Redmond, N. E., Raleigh, J., van Soest, R. W. M., Kelly, M., Travers, S. A. A., Bradshaw, B., et al. (2011). Phylogenetic relationships of the marine Haplosclerida (phylum Porifera) employing ribosomal (28S rRNA) and mitochondrial (cox1, nad1) gene sequence data. PLoS ONE 6:e24334. doi: 10.1371/journal.pone.0024344

PubMed Abstract | CrossRef Full Text | Google Scholar

Redmond, N. E., van Soest, R. W. M., Kelly, M., Raleigh, J., and Travers, S. A. A. (2007). Reassessment of the classification of the order Haplosclerida (class Demospongiae, phylum Porifera) using 18S rRNA gene sequence data. Mol. Phylogenet. Evol. 43, 344–352. doi: 10.1016/j.ympev.2006.10.021

PubMed Abstract | CrossRef Full Text

Schlick-Steiner, B. C., Steiner, F. M., Seifert, B., Stauffer, C., Christian, E., and Crozier, R. H. (2010). Integrative taxonomy: a multisource approach to exploring biodiversity. Annu. Rev. Entomol. 55, 421–438. doi: 10.1146/annurev-ento-112408-085432

PubMed Abstract | CrossRef Full Text | Google Scholar

Schmieder, R., and Edwards, R. (2011). Quality control and preprocessing of metagenomic datasets. Bioinformatics 27, 863–864. doi: 10.1093/bioinformatics/btr026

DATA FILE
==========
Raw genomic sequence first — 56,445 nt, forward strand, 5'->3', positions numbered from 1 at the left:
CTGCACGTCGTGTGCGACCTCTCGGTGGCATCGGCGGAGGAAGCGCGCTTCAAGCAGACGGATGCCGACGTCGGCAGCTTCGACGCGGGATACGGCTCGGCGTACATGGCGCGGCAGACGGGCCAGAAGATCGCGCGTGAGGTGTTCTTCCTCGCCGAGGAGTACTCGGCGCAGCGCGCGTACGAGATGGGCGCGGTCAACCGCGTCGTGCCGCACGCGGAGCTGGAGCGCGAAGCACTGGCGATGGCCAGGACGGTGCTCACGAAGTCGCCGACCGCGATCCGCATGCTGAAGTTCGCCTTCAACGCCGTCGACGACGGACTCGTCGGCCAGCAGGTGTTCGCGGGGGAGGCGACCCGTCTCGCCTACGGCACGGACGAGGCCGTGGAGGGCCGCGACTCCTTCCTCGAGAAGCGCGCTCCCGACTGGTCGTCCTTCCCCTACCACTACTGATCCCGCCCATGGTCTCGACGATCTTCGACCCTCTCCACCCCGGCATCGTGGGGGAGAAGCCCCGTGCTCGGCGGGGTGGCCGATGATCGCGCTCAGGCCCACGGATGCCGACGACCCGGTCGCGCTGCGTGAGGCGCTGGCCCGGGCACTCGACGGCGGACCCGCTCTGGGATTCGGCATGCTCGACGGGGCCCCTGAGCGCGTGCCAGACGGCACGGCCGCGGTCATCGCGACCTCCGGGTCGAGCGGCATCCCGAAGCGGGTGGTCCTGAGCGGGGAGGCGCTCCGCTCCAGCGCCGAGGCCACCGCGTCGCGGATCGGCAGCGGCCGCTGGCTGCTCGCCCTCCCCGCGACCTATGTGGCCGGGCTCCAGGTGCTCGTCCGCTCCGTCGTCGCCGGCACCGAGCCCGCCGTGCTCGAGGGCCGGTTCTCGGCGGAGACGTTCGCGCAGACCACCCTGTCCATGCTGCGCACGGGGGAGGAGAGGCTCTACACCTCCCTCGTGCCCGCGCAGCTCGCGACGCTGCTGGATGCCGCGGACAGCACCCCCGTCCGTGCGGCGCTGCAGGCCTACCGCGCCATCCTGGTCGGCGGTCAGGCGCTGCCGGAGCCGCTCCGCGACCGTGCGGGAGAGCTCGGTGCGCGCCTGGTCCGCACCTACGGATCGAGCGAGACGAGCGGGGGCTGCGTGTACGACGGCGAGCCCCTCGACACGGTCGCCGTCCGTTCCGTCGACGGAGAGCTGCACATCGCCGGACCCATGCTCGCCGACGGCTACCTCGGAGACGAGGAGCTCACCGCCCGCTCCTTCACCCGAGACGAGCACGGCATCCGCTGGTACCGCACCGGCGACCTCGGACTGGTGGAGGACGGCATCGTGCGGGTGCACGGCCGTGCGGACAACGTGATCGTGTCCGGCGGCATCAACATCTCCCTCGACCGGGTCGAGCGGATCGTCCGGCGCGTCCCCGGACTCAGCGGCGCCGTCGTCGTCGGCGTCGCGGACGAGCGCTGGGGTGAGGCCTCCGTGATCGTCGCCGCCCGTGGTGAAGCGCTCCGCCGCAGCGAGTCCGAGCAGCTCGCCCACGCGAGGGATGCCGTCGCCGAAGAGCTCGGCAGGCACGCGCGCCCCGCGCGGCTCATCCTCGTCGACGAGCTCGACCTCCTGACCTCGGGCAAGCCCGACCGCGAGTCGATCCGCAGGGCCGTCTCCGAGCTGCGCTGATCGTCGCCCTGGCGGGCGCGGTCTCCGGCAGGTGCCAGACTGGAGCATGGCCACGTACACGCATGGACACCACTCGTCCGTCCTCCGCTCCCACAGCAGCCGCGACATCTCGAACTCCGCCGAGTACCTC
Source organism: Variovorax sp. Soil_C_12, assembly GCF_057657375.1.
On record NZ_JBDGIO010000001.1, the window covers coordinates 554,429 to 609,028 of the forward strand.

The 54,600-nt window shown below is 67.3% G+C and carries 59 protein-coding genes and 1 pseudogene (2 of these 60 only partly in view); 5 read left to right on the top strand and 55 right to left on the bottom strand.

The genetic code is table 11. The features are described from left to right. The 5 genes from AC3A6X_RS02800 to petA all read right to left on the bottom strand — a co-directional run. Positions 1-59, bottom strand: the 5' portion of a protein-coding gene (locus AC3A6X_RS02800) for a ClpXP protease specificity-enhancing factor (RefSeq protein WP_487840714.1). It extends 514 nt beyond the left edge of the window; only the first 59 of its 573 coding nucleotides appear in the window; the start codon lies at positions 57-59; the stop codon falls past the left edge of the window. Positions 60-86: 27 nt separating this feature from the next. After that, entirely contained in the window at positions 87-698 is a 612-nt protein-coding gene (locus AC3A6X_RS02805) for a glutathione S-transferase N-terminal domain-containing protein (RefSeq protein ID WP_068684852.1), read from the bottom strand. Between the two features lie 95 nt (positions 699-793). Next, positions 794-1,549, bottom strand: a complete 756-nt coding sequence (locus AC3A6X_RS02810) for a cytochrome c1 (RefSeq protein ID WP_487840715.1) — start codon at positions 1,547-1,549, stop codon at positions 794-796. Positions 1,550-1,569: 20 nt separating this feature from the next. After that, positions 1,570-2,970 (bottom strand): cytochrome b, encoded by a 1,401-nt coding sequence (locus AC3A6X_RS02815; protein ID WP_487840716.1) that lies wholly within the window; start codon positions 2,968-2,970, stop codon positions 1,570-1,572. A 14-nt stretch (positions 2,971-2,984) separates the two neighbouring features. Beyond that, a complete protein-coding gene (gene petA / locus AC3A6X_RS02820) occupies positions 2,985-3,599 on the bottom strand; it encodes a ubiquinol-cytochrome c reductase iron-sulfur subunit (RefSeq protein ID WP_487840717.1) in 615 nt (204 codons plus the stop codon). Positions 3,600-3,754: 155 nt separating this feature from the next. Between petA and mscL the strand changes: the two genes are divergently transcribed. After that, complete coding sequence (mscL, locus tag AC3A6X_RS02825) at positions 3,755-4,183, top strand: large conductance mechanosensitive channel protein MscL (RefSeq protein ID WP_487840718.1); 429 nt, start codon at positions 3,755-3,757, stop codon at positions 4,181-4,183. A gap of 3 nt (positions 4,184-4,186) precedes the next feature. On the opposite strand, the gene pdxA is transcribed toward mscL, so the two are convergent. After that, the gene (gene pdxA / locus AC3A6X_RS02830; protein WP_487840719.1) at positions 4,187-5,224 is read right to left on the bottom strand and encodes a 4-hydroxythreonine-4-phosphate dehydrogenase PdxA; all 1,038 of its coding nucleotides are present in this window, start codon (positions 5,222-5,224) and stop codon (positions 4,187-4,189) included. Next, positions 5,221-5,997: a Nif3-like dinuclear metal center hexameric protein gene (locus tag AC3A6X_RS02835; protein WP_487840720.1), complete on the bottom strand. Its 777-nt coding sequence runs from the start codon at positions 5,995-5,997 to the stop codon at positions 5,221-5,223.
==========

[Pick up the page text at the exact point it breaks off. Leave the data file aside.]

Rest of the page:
PubMed Abstract | CrossRef Full Text | Google Scholar

Stamatakis, A. (2014). RAxML version 8: a tool for phylogenetic analysis and post-analysis of large phylogenies. Bioinformatics 30, 1312–1313. doi: 10.1093/bioinformatics/btu033

PubMed Abstract | CrossRef Full Text | Google Scholar

Thacker, R. W., Hill, A. L., Hill, M. S., Redmond, N. E., Collins, A. G., Morrow, C. C., et al. (2013). Nearly complete 28S rRNA gene sequences confirm new hypotheses of sponge evolution. Integr. Comp. Biol. 53, 373–387. doi: 10.1093/icb/ict071

PubMed Abstract | CrossRef Full Text | Google Scholar

Torres, Y. R., Berlinck, R. G., Magalhães, A., Schefer, A. B., Ferreira, A. G., Hajdu, E., et al. (2000). Arenosclerins A–C and haliclonacyclamine E, new tetracyclic alkaloids from a Brazilian endemic Haplosclerid sponge Arenosclera brasiliensis. J. Nat. Prod. 63, 1098–1105. doi: 10.1021/np9905618

PubMed Abstract | CrossRef Full Text | Google Scholar

Trindade-Silva, A. E., Rua, C., Silva, G. G. Z., Dutilh, B. E., Moreira, A. P. B., Edwards, R. A., et al. (2012). Taxonomic and functional microbial signatures of the endemic marine sponge Arenosclera brasiliensis. PLoS ONE 7:e39905. doi: 10.1371/journal.pone.0039905

PubMed Abstract | CrossRef Full Text | Google Scholar

van Soest, R. W. M. (2015). “Haplosclerida,” in World Porifera Database, eds R. W. M. van Soest, N. Boury-Esnault, J. N. A. Hooper, K. Rützler, N. J. de Voogd, B. Alvarez de Glasby, E. Hajdu, A. B. Pisera, R. Manconi, C. Schoenberg, M. Klautau, B. Picton, M. Kelly, J. Vacelet, M. Dohrmann, M.-C. Díaz, P. Cárdenas, J. L. Carballo, P. Rios Lopez. Available online at: on 2017-06-16